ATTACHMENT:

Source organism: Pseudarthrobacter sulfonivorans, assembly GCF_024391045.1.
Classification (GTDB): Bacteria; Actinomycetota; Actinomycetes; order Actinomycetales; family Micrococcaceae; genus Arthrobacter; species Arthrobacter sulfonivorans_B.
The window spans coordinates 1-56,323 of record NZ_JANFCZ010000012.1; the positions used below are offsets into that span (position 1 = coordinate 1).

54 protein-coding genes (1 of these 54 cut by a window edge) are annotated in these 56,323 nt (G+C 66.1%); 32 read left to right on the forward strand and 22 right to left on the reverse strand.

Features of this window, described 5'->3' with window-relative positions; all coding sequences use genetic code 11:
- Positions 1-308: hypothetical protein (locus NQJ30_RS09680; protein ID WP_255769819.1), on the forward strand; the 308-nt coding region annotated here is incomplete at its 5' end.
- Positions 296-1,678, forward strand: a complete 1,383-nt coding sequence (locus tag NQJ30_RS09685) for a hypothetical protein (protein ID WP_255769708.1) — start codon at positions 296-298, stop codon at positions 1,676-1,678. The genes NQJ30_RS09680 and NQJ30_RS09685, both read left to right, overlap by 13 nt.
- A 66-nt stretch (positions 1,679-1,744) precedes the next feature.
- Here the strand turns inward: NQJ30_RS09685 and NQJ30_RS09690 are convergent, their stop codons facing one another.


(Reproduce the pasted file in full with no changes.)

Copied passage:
Source organism: Pseudarthrobacter sulfonivorans, assembly GCF_024391045.1.
Classification (GTDB): Bacteria; Actinomycetota; Actinomycetes; order Actinomycetales; family Micrococcaceae; genus Arthrobacter; species Arthrobacter sulfonivorans_B.
The window spans coordinates 1-56,323 of record NZ_JANFCZ010000012.1; the positions used below are offsets into that span (position 1 = coordinate 1).

54 protein-coding genes (1 of these 54 cut by a window edge) are annotated in these 56,323 nt (G+C 66.1%); 32 read left to right on the forward strand and 22 right to left on the reverse strand.

Features of this window, described 5'->3' with window-relative positions; all coding sequences use genetic code 11:
- Positions 1-308: hypothetical protein (locus NQJ30_RS09680; protein ID WP_255769819.1), on the forward strand; the 308-nt coding region annotated here is incomplete at its 5' end.
- Positions 296-1,678, forward strand: a complete 1,383-nt coding sequence (locus tag NQJ30_RS09685) for a hypothetical protein (protein ID WP_255769708.1) — start codon at positions 296-298, stop codon at positions 1,676-1,678. The genes NQJ30_RS09680 and NQJ30_RS09685, both read left to right, overlap by 13 nt.
- A 66-nt stretch (positions 1,679-1,744) precedes the next feature.
- Here the strand turns inward: NQJ30_RS09685 and NQJ30_RS09690 are convergent, their stop codons facing one another.